Wassily Kandinsky Prints
Wassily Kandinsky was considered as the leader of the avant-garde form of art and the founder (among others) of the “Abstract Art Movement” of early twentieth century.
Wassily Kandinsky was born on 16th December, 1866 in the city of Moscow. His father was a Mongolian and his mother was a Muscovite. His father was a businessman and Kandinsky spent a happy childhood living in Moscow and Odessa. He had learnt cello and piano and also took coaching for painting.
Kandinsky had an innate sense of colors; his childhood works reveal specific combinations of colors. He had written "Color is the keyboard, the eyes are the harmonies, the soul is the piano with many strings. The artist is the hand that plays, touching one key or another, to cause vibrations in the soul."
However Kandinsky never pursued art as a career in the initial years. Rather, he studied law from University of Moscow. He worked as a lecturer in the Law Faculty of Moscow and later as a Managing Director of a printing and publishing business. Finally he paid heed to his inner call and left Moscow to live in Munich and learn art. He graduated in Arts from the prestigious Art Academy of Munich.
Kandinsky founded an artistic school called “Falanga” in the year 1901. He started working on several paintings which reflected his impressions of Russo folk art and his vivid musical imagination. He developed his own style in painting where he gave importance to color series over formal details. One of his paintings “The Blue Rider” was actually a step towards creation of abstract art.
Kandinsky founded an artist’s group by the name “Der Blaue Reiter” which included artists like Alexej von Jawlensky, August Macke, and Paul Klee among other painters who followed Expressionism. This group held two major exhibitions in 1911 and in 1912. His sincere efforts led to the establishment of this movement: he not only chose artists but also collected and published their works in an almanac. He formulated several new ideas such as color therapy, spirituality infused art and the definition of painting autonomous color.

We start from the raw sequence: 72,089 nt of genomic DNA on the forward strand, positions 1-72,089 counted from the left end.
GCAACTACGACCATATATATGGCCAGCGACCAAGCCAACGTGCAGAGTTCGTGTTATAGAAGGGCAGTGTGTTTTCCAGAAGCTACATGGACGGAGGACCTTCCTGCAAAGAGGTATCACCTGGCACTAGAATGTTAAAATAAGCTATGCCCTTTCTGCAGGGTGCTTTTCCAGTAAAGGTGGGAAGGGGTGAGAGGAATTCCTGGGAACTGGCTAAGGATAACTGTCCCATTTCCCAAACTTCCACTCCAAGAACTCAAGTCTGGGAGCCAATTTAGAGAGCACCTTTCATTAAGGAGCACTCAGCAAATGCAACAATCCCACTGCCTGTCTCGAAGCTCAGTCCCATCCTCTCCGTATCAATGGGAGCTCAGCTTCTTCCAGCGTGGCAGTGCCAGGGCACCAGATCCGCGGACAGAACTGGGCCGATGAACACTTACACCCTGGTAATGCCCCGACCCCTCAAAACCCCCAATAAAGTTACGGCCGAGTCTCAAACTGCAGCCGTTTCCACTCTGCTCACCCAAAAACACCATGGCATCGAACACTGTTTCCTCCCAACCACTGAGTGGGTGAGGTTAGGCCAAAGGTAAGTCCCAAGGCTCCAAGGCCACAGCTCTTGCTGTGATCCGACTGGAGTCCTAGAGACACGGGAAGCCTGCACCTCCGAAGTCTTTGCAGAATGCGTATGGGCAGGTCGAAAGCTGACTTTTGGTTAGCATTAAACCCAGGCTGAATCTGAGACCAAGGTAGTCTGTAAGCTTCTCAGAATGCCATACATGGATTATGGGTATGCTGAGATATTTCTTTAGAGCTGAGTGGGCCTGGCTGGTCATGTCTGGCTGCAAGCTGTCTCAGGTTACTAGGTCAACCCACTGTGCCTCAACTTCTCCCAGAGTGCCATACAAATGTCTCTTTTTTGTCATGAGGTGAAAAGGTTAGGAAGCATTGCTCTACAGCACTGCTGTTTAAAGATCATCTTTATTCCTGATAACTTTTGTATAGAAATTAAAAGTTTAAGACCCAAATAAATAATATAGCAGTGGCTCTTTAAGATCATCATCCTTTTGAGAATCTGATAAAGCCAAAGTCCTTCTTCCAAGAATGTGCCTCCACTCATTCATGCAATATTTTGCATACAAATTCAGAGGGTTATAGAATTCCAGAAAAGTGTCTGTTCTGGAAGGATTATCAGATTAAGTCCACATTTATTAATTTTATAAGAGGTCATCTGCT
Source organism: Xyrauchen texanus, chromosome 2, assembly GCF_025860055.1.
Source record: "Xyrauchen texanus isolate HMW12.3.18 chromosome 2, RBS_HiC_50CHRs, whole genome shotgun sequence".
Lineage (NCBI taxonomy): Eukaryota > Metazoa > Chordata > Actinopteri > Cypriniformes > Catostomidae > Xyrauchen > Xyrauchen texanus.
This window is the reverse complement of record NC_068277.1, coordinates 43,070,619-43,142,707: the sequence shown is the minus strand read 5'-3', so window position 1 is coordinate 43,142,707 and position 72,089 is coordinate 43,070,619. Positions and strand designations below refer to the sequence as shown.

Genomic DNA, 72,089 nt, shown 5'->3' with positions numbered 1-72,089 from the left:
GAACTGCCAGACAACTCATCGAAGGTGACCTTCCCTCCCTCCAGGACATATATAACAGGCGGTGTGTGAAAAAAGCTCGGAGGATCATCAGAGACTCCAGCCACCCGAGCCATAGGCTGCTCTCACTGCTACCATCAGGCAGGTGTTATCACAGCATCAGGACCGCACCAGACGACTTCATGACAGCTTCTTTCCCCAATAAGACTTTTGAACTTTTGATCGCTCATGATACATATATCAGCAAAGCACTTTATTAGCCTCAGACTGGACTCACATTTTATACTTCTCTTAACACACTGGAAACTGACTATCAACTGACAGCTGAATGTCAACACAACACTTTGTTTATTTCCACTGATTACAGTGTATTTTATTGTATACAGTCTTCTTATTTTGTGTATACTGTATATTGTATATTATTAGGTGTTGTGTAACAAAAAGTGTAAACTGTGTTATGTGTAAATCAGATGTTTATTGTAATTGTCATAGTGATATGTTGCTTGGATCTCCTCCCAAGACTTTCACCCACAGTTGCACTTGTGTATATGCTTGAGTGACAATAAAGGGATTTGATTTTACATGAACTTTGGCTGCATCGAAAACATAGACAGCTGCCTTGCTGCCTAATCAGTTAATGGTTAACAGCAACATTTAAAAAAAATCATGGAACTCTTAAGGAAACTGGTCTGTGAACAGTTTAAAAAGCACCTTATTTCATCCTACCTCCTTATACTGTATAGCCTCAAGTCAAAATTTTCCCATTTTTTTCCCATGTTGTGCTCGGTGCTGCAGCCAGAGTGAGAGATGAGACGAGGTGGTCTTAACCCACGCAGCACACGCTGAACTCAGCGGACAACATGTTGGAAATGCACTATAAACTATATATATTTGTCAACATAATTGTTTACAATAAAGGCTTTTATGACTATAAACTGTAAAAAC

The First World War compelled him to go back to Russia, where he started teaching art in St. Petersburg and Moscow. He got married to Nina Andrievskaya in the year 1917. He also got involved in reformation of museums. His autobiographical work “Stupeni” (or Steps 1918) was also published during this time. He served as a Chairman of the “Russian Art Acquisitions Commission” and as a Vice President of “Russian Academy of Arts” from 1919 to 1921.
Kandinsky suffered several traumatic events during his stay in Russia – his young son died, his artistic approach was denounced as bourgeois, and his citizenship was taken back. Finally he escaped from Russia in 1921 and went to Weimar, Germany. There he joined Bauhaus movement which was an innovative art school. There he taught abstract painting, design and modern color theory.
When Nazis banned the Bauhaus in 1933, Kandinsky fled to Paris. And continued working there. He opened a studio in Paris which was visited by several young artists. He got international recognition from several exhibitions and Solomon Guggenheim from US became enthusiastic supporter of his works. He painted his achievements in a series of 7 large “Compositions”, which got international approval as a culmination of abstract style of art.
Wassily Kandinsky died on 13th December, 1944 in Paris in serene isolation.
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